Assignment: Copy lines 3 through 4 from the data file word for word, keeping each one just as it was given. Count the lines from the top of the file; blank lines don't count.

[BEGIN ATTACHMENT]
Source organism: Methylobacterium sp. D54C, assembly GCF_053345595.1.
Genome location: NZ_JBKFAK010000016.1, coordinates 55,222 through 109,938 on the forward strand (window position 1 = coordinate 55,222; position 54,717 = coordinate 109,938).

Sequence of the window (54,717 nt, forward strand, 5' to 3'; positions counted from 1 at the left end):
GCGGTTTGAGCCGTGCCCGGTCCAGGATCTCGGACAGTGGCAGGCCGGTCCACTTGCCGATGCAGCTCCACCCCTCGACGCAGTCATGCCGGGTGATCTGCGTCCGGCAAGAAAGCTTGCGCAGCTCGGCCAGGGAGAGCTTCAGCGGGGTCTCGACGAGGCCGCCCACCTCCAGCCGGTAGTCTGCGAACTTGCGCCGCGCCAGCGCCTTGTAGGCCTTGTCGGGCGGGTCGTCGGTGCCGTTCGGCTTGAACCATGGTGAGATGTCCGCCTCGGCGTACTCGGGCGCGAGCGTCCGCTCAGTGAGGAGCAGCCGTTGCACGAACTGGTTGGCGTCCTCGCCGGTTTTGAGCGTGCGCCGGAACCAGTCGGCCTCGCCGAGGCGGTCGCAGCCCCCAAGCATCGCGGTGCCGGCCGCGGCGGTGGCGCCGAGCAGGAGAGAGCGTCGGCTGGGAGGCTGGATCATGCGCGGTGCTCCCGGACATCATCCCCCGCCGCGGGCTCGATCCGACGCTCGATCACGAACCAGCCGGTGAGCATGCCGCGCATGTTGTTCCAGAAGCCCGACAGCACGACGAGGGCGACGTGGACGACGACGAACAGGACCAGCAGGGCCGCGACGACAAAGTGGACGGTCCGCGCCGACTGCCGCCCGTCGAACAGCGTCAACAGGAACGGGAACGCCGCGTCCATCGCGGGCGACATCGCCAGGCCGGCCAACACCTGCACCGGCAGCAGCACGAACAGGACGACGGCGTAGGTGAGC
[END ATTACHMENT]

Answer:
Sequence of the window (54,717 nt, forward strand, 5' to 3'; positions counted from 1 at the left end):
GCGGTTTGAGCCGTGCCCGGTCCAGGATCTCGGACAGTGGCAGGCCGGTCCACTTGCCGATGCAGCTCCACCCCTCGACGCAGTCATGCCGGGTGATCTGCGTCCGGCAAGAAAGCTTGCGCAGCTCGGCCAGGGAGAGCTTCAGCGGGGTCTCGACGAGGCCGCCCACCTCCAGCCGGTAGTCTGCGAACTTGCGCCGCGCCAGCGCCTTGTAGGCCTTGTCGGGCGGGTCGTCGGTGCCGTTCGGCTTGAACCATGGTGAGATGTCCGCCTCGGCGTACTCGGGCGCGAGCGTCCGCTCAGTGAGGAGCAGCCGTTGCACGAACTGGTTGGCGTCCTCGCCGGTTTTGAGCGTGCGCCGGAACCAGTCGGCCTCGCCGAGGCGGTCGCAGCCCCCAAGCATCGCGGTGCCGGCCGCGGCGGTGGCGCCGAGCAGGAGAGAGCGTCGGCTGGGAGGCTGGATCATGCGCGGTGCTCCCGGACATCATCCCCCGCCGCGGGCTCGATCCGACGCTCGATCACGAACCAGCCGGTGAGCATGCCGCGCATGTTGTTCCAGAAGCCCGACAGCACGACGAGGGCGACGTGGACGACGACGAACAGGACCAGCAGGGCCGCGACGACAAAGTGGACGGTCCGCGCCGACTGCCGCCCGTCGAACAGCGTCAACAGGAACGGGAACGCCGCGTCCATCGCGGGCGACATCGCCAGGCCGGCCAACACCTGCACCGGCAGCAGCACGAACAGGACGACGGCGTAGGTGAGC